Vaping and the NHS
Posted on 7 February 2017 by Matt Brown.
Ah, the good old NHS. One of the great British institutions, it's been at the heart of the UK since its inception in 1948. For over 60 years its been there for us, from the cradle to the grave.
We can say a lot of wonderful things about the NHS - almost everyone across the UK will have some experience of the amazing care they provide on a daily basis, despite living under eternal budget restrictions.
And it has been gratifying to see the health service gradually coming round to the value of e-cigarettes in helping to address the huge number of patients they treat each year for terminal smoking-related illnesses. While they may have been hesitant initially (and there's certainly some degree of that still around today), the NHS has made some positive noises which point towards a rosier future.
Indications are there that the NHS will at some point soon begin to prescribe e-cigs to patients seeking a way out of smoking, and there already a number of NHS quit services actively promoting their effectiveness.
And yes, there are concerns that the kinds of devices likely to gain medical licensing (and hence be prescribed) are going to be simple products, which may not offer enough of a range of flavour, nic or power options to suit everyone. But that doesn't mean that they are bad thing. Anything which gives smokers a route away from smoking should be encouraged.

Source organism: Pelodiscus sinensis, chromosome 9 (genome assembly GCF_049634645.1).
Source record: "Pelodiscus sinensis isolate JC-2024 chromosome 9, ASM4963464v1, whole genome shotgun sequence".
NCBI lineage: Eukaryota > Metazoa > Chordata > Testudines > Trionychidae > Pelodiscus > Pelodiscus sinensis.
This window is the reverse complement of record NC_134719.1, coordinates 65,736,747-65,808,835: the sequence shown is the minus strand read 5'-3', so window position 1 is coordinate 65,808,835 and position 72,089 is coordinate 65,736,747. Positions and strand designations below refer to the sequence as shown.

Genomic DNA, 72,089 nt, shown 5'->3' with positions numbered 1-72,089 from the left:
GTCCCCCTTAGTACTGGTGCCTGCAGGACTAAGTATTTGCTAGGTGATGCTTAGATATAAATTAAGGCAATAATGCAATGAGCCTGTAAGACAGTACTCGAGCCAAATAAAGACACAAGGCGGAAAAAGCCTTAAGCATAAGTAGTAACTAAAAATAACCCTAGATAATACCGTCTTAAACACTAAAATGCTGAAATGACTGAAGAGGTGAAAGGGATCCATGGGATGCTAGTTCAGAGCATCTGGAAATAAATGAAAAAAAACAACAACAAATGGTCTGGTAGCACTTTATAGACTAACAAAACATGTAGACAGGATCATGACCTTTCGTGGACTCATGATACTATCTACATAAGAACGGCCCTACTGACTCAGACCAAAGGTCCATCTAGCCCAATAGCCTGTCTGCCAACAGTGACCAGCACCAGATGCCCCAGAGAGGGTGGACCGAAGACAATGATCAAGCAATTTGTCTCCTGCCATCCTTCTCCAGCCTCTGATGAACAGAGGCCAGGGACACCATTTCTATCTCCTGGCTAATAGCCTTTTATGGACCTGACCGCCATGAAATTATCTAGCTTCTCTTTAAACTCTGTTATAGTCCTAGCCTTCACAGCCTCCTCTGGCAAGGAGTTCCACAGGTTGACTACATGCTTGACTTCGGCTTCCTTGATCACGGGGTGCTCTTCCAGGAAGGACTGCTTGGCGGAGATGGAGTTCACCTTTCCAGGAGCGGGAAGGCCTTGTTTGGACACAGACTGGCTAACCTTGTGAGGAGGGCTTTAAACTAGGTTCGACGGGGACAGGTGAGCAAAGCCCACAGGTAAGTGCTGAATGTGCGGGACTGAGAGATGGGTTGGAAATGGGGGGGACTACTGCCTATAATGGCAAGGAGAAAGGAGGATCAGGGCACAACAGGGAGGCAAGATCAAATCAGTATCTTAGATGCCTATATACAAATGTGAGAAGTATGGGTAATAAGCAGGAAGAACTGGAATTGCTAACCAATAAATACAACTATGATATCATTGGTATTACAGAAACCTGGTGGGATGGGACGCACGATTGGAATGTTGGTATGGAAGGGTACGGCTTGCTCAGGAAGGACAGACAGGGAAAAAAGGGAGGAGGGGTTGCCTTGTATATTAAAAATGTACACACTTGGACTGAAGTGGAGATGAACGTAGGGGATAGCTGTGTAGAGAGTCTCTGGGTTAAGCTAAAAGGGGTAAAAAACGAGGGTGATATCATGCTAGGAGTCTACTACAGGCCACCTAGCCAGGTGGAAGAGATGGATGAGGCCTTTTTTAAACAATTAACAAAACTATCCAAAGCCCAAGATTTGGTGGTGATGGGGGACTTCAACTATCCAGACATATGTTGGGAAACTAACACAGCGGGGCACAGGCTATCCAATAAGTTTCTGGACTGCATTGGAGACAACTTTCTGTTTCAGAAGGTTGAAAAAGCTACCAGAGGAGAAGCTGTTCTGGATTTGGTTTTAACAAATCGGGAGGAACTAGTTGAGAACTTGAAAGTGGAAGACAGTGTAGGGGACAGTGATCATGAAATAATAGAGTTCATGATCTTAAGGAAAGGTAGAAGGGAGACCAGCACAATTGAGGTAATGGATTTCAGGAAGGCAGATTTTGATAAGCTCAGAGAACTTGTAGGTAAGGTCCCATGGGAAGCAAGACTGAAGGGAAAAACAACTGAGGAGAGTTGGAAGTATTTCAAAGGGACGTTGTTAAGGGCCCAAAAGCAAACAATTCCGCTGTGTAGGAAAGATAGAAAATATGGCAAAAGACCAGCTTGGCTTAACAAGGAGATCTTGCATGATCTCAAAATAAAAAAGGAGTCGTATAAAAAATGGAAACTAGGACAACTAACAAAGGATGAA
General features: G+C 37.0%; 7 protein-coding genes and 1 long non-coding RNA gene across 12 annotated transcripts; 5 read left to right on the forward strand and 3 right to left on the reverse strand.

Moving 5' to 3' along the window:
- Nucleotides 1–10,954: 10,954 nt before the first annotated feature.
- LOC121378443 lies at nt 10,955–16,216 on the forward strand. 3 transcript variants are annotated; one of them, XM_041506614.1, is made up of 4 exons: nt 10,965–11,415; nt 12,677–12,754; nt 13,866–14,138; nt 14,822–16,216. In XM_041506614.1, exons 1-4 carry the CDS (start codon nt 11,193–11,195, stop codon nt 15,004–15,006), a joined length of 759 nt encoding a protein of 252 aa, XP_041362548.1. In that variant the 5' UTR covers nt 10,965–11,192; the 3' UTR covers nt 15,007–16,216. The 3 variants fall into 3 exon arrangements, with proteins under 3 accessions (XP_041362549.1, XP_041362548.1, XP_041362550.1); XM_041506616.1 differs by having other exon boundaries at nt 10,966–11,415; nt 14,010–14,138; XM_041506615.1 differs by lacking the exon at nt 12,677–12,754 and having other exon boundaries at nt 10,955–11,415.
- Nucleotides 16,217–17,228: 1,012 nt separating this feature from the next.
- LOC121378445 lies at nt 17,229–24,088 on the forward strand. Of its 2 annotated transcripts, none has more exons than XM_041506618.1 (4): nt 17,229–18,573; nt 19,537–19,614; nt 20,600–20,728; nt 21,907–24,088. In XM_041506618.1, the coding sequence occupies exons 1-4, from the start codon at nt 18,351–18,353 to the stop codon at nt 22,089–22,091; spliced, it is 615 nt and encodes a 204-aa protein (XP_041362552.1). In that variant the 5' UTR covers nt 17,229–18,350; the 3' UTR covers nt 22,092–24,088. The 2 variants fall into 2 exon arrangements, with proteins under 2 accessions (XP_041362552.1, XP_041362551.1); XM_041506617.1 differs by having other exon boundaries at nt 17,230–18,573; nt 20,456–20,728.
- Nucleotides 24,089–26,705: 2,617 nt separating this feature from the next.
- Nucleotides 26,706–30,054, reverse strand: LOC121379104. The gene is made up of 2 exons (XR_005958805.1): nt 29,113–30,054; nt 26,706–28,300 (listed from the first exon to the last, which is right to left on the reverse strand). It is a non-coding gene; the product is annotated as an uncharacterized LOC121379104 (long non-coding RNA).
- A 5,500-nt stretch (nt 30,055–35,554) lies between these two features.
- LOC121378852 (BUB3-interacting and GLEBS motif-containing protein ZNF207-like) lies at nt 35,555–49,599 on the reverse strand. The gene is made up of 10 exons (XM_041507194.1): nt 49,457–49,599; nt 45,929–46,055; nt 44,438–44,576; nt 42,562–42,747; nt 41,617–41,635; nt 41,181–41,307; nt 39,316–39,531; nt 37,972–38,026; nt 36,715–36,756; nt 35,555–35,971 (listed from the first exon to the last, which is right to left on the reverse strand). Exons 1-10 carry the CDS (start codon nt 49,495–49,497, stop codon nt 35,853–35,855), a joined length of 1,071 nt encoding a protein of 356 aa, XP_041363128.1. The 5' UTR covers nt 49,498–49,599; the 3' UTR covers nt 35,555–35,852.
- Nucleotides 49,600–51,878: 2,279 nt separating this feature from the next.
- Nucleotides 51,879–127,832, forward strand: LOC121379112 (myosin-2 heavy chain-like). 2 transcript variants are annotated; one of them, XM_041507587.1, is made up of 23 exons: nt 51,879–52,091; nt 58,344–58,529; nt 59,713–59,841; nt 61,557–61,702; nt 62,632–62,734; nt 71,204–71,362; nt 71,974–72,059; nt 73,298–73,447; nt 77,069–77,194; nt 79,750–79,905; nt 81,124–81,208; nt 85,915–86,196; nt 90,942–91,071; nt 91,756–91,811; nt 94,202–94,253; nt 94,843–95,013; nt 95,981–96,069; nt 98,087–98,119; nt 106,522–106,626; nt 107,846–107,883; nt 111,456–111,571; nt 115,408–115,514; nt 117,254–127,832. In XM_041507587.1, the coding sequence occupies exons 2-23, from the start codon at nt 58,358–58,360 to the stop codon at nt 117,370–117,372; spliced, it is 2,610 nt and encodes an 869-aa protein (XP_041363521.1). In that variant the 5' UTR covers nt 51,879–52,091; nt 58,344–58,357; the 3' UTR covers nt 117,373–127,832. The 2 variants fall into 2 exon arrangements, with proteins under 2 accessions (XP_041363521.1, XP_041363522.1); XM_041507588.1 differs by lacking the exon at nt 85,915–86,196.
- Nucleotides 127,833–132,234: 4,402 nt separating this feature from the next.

But despite these positive overtures, and despite Public Health England stating that e-cigs are at least 95% safer than continuing to smoke, and despite the Royal College of Physicians throwing their backing behind vaping, we face a difficult time in the industry.
Who do you trust?
Distrust of vaping among the general public is on the rise, with numbers of those who believe it to be more harmful than smoking doubling between 2014 and 2015. With the public back of e-cigs from leading health bodies, why should this be?
Partly, it's political. The introduction of the TPD across the EU beginning in May 2016 will have had an effect. This is to be expected - to the uninformed, why should the Government take steps to regulate something if it was wasn't warranted?
New rules covering health warnings on product packaging are also going to inevitably result in a further increase in distrust, as members of the public conflate e-cigs with tobacco.
But the number one cause of misconceptions is the media. Confused, misleading and downright deceitful reporting has been carried out among the press for years, and this sustained negative coverage has damaged our reputation.
With declining circulations across the board, it should come as no surprise that newspapers are reaching for more and more dramatic, clickbait titles to hold on to their remaining readerships. The problem, for them, is that it isn't working.
Vapers in the UK alone now number more than 2.8 million, and all the evidence points towards that number continuing to increase. Where it was a novelty to see someone using an e-cig on the street even 5 years ago, today it is commonplace.
With the first long term studies beginning to emerge, further backing up the fact that e-cig represent a 'far safer' alternative, the narrative must begin to change.
The media has a responsibility to report the facts, and institutional bias is not an excuse anymore. Thousands die everyday in the UK from smoking related illnesses, and a crusade against vaping in order to sell more copies will inevitably do nothing to prevent that. Newspapers and broadcasters need to face the reality that every false headline they run may lead to an avoidable early death.
We implore the media to think about what they're reporting, look at the NHS and other public health bodies, and begin producing more balanced and responsible copy.